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Jim McKee: The story of the other Morton

Jim McKee: The story of the other Morton

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thomas morton

This steel engraving shows Thomas Morton about 1885 for a biography published that year.

Today the name Morton is found around Nebraska City on public buildings, historic sites, businesses and events with literally all in reference to Julius Sterling Morton or his family. Nearly forgotten is another Morton, Thomas, who is unknown nationally, little remembered locally and, though absolutely unrelated to J. Sterling, was an ally, business partner and well-known in his day.

Thomas Morton was born in Wales in 1829 and immigrated to Ohio with his parents as a child. After apprenticing briefly as a harness maker, at age 14 he moved to Louisville, Kentucky, where he learned the printing trade. In 1849, during the California gold rush, Thomas moved west, still as a printer, and was noted as “one of the founders of San Francisco” before returning to Ohio via Central America and Mexico, still working at printing and newspapers.

In May of 1854 he again moved west, ending up in St. Mary, Iowa, then directly across the Missouri River from Bellevue, where he was employed by a small newspaper.

In May of 1854 Morton proposed publication of a Nebraska newspaper to be named the Platte Valley Advocate, but when he learned another paper, called the Gazette, had just appeared there, he feared Nebraska could not support two papers. He quickly regrouped and merged the Gazette and the Advocate into the Palladium, probably named for the Worcester, Massachusetts,  Palladium. On July 15, 1854 Thomas Morton published the Nebraska Palladium a newspaper which, though printed in St. Mary, Iowa was intended to circulate in Nebraska.

Although printing, and quite possibly a newspaper, had been created by the Mormons at Winter Quarters, later Florence and now part of Omaha, in 1847, no evidence of it exists today. Thus, when Thomas Morton crossed the Missouri River with a “shirt-tail full of type” he felt justified in saying his venture was the first printing in the new Nebraska Territory.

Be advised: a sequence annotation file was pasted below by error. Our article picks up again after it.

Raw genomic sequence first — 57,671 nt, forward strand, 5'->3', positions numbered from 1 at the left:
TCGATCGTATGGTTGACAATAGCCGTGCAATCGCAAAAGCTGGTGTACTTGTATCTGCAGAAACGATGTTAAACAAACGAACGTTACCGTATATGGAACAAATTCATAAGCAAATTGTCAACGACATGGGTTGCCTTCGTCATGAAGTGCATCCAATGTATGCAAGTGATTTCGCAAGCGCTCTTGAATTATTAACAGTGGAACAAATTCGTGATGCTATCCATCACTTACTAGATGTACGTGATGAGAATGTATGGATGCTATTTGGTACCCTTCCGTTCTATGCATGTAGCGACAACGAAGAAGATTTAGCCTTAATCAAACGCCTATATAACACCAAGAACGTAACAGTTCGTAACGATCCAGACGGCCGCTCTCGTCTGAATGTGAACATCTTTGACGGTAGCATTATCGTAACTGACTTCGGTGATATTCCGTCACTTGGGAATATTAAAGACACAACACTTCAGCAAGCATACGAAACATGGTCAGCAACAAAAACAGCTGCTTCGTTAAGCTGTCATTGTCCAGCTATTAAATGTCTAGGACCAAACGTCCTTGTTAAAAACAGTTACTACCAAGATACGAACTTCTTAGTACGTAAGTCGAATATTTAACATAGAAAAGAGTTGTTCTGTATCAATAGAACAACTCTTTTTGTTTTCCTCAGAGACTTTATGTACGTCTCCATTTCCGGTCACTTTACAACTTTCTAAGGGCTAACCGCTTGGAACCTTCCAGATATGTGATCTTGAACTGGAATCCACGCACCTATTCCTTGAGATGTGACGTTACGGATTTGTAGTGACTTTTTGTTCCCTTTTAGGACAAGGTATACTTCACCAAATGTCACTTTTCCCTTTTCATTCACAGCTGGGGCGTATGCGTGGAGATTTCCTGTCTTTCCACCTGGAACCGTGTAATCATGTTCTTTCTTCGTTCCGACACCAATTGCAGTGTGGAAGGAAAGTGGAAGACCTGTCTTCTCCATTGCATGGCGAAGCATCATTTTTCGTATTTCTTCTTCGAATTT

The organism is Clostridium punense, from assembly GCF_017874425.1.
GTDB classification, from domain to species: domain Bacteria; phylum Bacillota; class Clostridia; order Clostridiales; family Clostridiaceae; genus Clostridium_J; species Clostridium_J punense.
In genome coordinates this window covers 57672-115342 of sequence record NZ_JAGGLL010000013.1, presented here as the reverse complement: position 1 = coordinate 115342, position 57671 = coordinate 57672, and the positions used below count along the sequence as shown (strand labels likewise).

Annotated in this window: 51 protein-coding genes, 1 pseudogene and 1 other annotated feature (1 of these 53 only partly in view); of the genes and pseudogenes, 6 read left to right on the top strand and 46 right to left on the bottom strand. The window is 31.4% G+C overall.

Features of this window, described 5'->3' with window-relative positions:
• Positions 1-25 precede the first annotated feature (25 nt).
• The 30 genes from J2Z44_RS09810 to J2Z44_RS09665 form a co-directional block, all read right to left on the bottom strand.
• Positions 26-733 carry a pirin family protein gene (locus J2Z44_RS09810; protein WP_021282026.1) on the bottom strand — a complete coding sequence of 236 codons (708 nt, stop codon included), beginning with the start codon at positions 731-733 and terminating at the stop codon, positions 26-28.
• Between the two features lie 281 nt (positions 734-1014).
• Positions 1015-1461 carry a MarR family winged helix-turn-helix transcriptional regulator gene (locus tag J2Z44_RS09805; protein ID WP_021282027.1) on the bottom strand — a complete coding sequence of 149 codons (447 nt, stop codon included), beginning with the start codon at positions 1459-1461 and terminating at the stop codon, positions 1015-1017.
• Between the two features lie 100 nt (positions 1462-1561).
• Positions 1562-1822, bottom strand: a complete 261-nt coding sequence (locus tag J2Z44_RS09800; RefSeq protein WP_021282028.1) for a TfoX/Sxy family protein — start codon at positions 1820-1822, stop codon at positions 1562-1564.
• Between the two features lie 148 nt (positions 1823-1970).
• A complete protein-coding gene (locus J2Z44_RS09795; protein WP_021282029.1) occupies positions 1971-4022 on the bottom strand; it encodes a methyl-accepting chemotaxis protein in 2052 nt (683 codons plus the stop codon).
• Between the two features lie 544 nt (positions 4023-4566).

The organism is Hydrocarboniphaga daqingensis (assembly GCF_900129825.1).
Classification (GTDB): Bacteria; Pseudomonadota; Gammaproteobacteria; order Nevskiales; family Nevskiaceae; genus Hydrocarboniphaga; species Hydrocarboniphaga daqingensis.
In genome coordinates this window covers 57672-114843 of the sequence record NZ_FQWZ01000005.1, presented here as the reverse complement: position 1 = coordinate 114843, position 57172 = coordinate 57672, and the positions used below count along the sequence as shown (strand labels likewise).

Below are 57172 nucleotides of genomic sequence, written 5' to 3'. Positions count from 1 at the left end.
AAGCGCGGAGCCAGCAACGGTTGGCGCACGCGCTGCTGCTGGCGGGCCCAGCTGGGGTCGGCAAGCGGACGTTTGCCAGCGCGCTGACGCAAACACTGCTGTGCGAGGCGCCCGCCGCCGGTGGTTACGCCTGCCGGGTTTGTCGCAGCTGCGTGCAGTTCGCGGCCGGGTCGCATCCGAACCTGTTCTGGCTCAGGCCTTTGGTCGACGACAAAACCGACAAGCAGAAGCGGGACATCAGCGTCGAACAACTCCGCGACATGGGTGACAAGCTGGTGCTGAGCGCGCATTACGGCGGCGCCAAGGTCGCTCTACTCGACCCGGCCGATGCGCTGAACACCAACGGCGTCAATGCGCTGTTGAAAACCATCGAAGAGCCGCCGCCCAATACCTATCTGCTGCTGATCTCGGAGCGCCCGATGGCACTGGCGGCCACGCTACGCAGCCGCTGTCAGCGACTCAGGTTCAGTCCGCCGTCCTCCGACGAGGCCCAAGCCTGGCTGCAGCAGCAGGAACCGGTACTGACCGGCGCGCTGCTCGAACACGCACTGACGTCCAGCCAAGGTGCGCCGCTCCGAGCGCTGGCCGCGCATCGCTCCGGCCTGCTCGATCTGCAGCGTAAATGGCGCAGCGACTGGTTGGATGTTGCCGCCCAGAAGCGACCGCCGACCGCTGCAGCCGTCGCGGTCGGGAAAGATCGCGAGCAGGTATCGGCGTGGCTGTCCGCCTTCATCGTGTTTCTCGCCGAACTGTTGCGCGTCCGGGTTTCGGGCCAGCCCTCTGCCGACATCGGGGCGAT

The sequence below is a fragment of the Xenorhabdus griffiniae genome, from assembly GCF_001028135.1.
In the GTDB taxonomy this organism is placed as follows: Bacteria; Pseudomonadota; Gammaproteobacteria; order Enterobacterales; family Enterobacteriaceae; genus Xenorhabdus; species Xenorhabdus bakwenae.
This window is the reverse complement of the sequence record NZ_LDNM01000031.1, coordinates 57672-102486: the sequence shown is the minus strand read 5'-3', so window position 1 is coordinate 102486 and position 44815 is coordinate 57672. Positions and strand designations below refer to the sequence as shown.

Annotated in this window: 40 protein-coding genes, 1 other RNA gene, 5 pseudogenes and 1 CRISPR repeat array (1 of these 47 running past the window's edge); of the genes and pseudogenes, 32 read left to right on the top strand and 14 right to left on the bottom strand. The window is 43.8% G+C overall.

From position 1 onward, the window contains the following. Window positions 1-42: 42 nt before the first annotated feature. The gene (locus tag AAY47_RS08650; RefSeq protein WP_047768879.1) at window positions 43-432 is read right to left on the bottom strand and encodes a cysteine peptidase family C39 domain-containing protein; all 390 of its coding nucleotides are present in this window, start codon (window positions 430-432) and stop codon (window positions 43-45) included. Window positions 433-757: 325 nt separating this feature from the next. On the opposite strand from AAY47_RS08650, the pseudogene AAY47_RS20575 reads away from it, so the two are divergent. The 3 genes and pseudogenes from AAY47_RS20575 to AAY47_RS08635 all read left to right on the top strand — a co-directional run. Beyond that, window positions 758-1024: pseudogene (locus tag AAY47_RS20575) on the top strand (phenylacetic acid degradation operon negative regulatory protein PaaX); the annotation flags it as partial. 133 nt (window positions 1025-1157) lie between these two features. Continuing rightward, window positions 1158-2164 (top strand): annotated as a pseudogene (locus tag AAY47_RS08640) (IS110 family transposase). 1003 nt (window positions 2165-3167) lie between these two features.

The four-page, Nov. 15 issue, though the editorial is dated Nov. 18, 1854, was called “number 16,” and named The Nebraska Palladium & Platte Valley Advocate. By calling it number 16, even though the first 15 issues were printed in Iowa, there was a certain inference that it had always been a Nebraska newspaper.

Morton spelled the Nebraska community Belleview which he referred to as “a beautiful spot, amid the far off wilds of Nebraska” though it was as far east in the state as was physically possible. The masthead noted Thomas Morton was editor and the owners were D. E. Reed and J. M. Latham.

When Bellevue was not made territorial capital as expected, the newspaper was picked up and moved to Nebraska City to the 1846 Fort Kearny block house, then empty after the fort was moved west on the Oregon Trail. Then the Democratic paper was renamed the Nebraska City News, with J. Sterling Morton as editor and paid $50 a month and Thomas Morton, head of the mechanical department, though he would later become the paper’s owner.

In December of 1854 Thomas Morton became chairman of a committee with J. Sterling Morton chosen a delegate to a Nebraska Territorial Convention. The convention resolved and sent an official statement to U. S. President Franklin Pierce saying that Acting Governor Cuming, in not allowing the city of Bellevue a representative in the territorial government, was “neither an upright honest nor honorable man ... an unprincipled knave” who should be removed as acting governor. Although President Pierce ignored the request, the two unrelated Mortons became “prominent for many years afterward in the affairs of the commonwealth.”

On May 12, 1860 a fire, which started in a butcher’s shop, destroyed most of Nebraska City’s downtown businesses including the newspaper and old block house. “The majority of the money reinvested in Nebraska City was spent by Thomas Morton to build new facilities for Nebraska’s oldest newspaper The News.” One of the immediate changes was that the “two Mortons, editors and proprietors, bought the Wyoming Telescope (located several miles north) and (the) printers at Otoe City eight miles south of Nebraska City on the Missouri River.”

Thomas Morton died August 10, 1887, and was noted as “one of the best known men in Nebraska” as he was then Nebraska City postmaster, on the board of Otoe County National Bank, printer of much of the territorial official documents and owner of the Nebraska City Gaslight Company. An obituary also said Thomas Morton “set the first stick of type in Nebraska and ... was senior publisher of the Nebraska City News, the oldest paper published in the territory.”

150 Notable Nebraskans

Historian Jim McKee, who still writes with a fountain pen, invites comments or questions. Write to him in care of the Journal Star or at jim@leebooksellers.com

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